Is this dominance of EU rule when it comes to agriculture, the environment and countryside activities a good thing or a bad thing? It’s a simple question with no simple answer. In some ways it makes sense to legislate for the environment, say, on as wide a basis as possible. There is not much point in restricting carbon emissions, controlling bird flu, eradicating non-native species or protecting migratory birds in one small country if they are unregulated next door. Agricultural markets are world markets these days, too, and there are many who argue that the CAP and CFP have been essential to post-war recovery of food production throughout Europe.

There are just as many farmers and commercial fishermen, however, who are driven to distraction by the red tape and wasteful regulation they experience day to day as a result of these pan-European agreements. The support for remaining in the EU prevalent among individual farmers in Britain, and thus their representative bodies, is based not on enthusiasm for the CAP’s complexities but rather on a fear that EU subsidies might fall were we to vote “leave”. It is, indeed, hard to imagine an independent UK Government being as generous to our domestic food producers as the EU, which currently provides them with £3 billion a year, about half the total amount we send to Europe in the first place.


It does not help that on such key issues for the countryside, the ministers responsible are split. Liz Truss, Secretary of State for Defra, says, “Inside a reformed European Union our farmers get the best of both worlds – not only do they have access to a tariff-free market of 500 million consumers but they also benefit from the collective effort of Europe to make the industry more competitive on the world stage and better able to manage price volatility.”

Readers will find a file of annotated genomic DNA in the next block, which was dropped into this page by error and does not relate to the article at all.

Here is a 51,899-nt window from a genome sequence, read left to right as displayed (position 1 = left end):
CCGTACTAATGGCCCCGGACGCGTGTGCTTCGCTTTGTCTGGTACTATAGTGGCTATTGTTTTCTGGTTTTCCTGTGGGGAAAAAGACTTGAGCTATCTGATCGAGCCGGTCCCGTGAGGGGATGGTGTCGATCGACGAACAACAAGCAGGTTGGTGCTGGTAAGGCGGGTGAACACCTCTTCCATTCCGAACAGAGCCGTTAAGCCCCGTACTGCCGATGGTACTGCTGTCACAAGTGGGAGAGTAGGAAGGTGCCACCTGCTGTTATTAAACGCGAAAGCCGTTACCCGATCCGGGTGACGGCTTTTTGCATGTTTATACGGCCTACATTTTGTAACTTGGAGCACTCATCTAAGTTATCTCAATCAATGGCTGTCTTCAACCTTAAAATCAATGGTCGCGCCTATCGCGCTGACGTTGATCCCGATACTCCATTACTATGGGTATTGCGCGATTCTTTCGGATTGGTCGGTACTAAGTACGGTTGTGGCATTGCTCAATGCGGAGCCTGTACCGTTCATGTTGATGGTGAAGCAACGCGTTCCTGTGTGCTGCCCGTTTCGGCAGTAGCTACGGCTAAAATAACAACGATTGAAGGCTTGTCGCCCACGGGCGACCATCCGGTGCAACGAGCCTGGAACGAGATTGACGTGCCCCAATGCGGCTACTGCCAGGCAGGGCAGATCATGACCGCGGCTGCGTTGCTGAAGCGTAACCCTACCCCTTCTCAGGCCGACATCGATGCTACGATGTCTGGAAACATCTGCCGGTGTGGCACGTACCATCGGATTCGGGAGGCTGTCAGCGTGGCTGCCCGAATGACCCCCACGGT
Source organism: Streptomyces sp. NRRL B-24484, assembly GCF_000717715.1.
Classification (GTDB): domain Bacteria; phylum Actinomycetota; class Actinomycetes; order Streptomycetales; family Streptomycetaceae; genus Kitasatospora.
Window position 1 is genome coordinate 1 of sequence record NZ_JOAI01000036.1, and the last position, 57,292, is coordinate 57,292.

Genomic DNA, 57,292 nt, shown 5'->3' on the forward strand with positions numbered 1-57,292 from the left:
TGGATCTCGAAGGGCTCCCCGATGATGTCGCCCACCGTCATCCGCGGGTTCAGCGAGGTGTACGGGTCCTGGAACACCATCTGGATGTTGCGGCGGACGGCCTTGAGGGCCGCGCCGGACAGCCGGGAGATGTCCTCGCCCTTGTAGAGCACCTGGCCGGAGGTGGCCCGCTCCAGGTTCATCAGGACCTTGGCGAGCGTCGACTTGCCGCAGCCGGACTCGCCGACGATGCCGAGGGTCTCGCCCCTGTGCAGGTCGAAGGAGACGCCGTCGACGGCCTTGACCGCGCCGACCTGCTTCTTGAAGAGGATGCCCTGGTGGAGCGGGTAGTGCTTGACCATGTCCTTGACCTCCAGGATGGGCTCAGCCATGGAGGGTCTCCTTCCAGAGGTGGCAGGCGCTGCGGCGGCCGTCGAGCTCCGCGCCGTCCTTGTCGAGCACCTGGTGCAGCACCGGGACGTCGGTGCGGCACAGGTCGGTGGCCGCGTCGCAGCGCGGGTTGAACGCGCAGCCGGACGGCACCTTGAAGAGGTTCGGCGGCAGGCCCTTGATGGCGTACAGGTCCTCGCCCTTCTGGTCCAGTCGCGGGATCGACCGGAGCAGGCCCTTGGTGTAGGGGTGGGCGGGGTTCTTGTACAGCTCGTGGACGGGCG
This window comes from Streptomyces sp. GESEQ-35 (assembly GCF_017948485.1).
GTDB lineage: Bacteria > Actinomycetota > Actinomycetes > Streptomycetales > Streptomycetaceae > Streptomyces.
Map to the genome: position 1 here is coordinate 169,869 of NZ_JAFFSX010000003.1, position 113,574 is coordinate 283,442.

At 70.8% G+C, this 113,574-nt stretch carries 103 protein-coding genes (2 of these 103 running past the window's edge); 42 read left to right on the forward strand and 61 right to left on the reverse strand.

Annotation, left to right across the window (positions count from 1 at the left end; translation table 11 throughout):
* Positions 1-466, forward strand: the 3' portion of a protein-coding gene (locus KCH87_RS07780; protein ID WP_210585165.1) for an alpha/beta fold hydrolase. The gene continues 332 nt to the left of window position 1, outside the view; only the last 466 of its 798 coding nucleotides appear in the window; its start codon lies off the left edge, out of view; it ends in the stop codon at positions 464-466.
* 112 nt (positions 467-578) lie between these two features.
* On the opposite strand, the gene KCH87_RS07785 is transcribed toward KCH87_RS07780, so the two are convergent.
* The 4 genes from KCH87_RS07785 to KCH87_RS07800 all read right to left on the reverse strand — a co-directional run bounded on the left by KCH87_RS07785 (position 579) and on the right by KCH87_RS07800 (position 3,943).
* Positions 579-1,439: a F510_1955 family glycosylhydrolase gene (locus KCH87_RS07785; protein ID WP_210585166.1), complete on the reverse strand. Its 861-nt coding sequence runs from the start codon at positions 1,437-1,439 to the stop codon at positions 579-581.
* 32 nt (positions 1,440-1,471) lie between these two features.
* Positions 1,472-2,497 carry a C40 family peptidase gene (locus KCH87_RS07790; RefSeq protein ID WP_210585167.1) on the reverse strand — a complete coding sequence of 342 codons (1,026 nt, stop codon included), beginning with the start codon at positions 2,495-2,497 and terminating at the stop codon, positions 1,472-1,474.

EU referendum. Fox snare

The fox snare is banned in most EU countries.

Her junior minister with specific responsibility for farming, George Eustice MP, says, “I wanted to stay part of the Single Market, while returning to national control fundamental powers over issues such as justice, home affairs, farming and the environment. However, it was not to be.  The sorts of changes I wanted to see were deemed ‘not negotiable’ by diplomats before the process even started. Therefore, with some reluctance, I have come to the conclusion that the only way to deliver the changes I want to see is to vote leave.”